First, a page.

What’s more, all three employees we spoke with said there weren't enough N95 masks and protective gowns, and that available gear was distributed unevenly.
“We had basic stuff: gloves, masks — but they were just thin yellow ones,” Ramirez says. He adds that staff on the floor with the infected man asked for gowns but they were told those weren’t necessary unless they were dealing with the person who tested positive.
The LPN who spoke with WBUR on the condition of anonymity says the normal stock of masks and other protective supplies had been removed from her unit.
“[Management] said that because of the shortage coming, we didn't need them. And if somebody needed them, they would have to go to management to get a mask,” she says.
The CNA also provided WBUR with a copy of a letter he received on March 20 admonishing him for wearing “Personal Protective Equipment without permission or need.” The CNA says he wore the extra gear because he was working on a floor where some residents — in addition to coughing — had diarrhea and were vomiting from what he assumed was a gastrointestinal bug.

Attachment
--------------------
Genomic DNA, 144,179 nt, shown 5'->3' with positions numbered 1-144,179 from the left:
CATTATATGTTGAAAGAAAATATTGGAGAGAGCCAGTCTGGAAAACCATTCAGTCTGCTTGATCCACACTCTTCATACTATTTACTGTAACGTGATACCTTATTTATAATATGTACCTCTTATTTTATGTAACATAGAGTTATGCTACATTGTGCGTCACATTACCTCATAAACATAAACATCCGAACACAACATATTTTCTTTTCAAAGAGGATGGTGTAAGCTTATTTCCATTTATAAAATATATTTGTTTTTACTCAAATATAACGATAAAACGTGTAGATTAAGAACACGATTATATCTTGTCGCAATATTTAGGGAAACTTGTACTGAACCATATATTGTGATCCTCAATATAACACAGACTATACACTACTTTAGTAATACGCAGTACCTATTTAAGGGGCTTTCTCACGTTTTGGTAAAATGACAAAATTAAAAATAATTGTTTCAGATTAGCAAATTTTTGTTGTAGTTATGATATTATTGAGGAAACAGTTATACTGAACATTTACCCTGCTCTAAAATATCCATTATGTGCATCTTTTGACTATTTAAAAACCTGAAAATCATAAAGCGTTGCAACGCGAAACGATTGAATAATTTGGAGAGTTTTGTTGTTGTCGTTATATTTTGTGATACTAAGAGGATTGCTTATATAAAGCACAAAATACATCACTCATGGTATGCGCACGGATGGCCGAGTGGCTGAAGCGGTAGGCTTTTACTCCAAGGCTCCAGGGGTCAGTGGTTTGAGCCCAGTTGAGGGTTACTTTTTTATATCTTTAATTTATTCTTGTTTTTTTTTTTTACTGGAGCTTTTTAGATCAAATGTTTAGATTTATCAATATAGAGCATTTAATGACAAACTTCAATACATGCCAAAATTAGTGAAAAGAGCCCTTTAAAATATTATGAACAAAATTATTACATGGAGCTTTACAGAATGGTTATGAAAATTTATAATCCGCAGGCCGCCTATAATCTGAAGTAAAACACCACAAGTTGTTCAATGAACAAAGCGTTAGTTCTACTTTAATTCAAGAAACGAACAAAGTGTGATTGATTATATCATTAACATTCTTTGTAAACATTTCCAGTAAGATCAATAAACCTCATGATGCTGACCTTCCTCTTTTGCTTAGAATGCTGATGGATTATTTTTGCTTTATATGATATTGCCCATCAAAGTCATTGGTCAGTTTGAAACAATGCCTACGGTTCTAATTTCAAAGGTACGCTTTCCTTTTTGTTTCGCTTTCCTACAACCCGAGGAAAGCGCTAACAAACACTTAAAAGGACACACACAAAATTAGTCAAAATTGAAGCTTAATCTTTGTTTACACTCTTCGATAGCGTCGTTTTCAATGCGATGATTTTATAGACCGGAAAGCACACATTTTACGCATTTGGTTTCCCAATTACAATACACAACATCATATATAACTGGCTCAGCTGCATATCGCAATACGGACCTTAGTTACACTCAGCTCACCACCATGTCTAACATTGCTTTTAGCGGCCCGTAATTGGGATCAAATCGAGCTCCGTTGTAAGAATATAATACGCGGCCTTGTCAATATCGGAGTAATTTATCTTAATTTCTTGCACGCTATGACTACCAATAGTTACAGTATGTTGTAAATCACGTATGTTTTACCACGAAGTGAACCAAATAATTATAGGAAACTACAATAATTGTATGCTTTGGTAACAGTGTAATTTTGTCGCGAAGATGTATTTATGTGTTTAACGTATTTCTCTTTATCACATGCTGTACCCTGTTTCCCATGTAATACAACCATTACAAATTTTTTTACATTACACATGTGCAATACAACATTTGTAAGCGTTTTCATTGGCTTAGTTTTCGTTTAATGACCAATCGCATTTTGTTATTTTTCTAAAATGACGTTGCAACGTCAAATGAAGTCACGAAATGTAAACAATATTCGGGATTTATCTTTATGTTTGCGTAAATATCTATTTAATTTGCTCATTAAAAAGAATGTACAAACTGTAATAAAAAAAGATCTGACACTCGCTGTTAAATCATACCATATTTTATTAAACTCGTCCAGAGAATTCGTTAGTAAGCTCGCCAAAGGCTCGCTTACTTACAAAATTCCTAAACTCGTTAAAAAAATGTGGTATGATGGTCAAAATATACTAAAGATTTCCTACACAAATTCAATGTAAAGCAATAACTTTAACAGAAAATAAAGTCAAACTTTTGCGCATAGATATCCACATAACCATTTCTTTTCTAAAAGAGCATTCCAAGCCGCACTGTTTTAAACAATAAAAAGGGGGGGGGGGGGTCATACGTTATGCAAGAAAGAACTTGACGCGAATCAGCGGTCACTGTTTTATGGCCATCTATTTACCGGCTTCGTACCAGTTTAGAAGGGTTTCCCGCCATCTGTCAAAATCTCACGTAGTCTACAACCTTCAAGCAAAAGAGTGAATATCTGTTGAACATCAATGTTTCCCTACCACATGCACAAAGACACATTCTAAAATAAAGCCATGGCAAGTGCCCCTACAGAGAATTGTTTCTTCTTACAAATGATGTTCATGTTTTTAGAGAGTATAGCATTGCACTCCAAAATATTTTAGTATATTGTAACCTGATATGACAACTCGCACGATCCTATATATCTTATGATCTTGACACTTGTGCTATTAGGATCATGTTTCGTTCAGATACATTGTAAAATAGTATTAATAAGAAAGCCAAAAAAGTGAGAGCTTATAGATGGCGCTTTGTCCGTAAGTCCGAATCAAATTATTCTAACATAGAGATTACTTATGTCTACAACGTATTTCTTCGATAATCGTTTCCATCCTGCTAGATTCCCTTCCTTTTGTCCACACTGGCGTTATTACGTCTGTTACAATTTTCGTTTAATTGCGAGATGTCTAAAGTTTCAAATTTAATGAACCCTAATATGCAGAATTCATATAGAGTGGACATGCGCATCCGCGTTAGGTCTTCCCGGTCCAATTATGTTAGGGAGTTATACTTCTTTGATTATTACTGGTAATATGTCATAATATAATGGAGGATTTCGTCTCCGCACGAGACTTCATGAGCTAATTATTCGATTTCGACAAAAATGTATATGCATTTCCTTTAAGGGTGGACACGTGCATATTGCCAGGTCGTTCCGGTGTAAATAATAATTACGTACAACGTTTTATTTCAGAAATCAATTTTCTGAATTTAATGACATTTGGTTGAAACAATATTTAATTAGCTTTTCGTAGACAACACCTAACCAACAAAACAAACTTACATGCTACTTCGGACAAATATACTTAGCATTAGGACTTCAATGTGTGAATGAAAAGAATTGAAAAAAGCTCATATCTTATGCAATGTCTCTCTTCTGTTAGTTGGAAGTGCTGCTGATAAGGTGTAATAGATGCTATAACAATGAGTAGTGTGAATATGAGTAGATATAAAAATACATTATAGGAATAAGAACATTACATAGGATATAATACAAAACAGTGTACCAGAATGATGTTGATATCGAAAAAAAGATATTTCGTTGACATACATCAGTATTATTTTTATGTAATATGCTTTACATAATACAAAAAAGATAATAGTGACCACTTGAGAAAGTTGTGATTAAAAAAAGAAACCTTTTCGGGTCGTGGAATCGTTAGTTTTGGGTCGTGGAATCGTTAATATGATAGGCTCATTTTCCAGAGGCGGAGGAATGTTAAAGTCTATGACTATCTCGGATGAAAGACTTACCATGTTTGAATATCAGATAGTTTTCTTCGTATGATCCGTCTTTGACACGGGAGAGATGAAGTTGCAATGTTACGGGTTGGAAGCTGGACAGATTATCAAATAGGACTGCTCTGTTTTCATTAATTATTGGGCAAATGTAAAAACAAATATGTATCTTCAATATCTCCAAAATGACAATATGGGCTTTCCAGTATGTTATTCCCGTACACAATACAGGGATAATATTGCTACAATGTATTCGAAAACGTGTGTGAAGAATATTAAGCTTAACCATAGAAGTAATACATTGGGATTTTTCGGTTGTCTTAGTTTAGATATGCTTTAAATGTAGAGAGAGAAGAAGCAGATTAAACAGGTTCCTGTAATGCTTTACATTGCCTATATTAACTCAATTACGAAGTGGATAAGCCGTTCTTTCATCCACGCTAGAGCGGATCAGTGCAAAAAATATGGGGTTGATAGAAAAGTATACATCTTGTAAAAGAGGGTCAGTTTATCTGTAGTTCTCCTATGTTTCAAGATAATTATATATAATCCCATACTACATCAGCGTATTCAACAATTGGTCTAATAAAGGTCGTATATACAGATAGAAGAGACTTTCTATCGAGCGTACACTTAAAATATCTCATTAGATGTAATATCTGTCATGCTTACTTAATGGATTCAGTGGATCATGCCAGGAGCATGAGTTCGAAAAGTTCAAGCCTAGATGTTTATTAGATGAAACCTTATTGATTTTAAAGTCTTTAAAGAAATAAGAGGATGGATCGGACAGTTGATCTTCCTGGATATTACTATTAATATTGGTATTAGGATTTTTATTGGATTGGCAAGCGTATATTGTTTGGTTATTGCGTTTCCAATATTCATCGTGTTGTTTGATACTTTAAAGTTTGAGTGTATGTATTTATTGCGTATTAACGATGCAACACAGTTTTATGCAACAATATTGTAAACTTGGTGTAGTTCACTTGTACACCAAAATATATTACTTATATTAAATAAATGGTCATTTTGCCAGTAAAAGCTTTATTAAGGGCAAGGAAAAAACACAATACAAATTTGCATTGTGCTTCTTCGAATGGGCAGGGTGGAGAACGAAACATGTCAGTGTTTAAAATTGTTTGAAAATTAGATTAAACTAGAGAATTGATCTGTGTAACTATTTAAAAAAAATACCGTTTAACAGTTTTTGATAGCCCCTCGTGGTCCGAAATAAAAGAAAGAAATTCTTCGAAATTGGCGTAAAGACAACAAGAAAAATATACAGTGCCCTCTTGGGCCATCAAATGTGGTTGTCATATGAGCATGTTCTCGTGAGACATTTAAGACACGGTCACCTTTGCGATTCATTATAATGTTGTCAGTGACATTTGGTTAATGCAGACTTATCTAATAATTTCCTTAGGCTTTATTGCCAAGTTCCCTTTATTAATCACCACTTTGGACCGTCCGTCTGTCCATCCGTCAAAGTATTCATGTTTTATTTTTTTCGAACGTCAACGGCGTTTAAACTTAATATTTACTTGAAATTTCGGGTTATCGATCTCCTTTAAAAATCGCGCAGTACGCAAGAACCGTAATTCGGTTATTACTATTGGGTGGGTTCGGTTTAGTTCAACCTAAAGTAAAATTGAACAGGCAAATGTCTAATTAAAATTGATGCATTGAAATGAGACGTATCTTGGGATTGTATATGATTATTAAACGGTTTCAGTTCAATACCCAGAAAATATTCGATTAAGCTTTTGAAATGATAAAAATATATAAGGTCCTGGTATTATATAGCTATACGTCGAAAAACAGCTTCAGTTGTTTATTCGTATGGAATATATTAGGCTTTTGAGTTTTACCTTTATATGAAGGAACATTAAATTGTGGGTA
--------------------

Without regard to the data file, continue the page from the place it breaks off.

“I’ve been working there for almost 20 years, [wearing this gear] is facility protocol for infection containment,” he says.
But in the letter, the CNA was told his “actions are disruptive, extremely inappropriate and have caused unnecessary resources to be deployed that may be needed in the future.”
'I Just Can't Handle This'
Meanwhile, the situation inside the Soldiers’ Home was getting worse. Both residents and staff began falling ill. Multiple employees were calling in sick every day.
The facility was already “chronically understaffed,” according to the union. All three employees told WBUR they were shocked by what they say management did next. Instead of requesting outside assistance, management decided to consolidate residents so that fewer staff could attend to more people.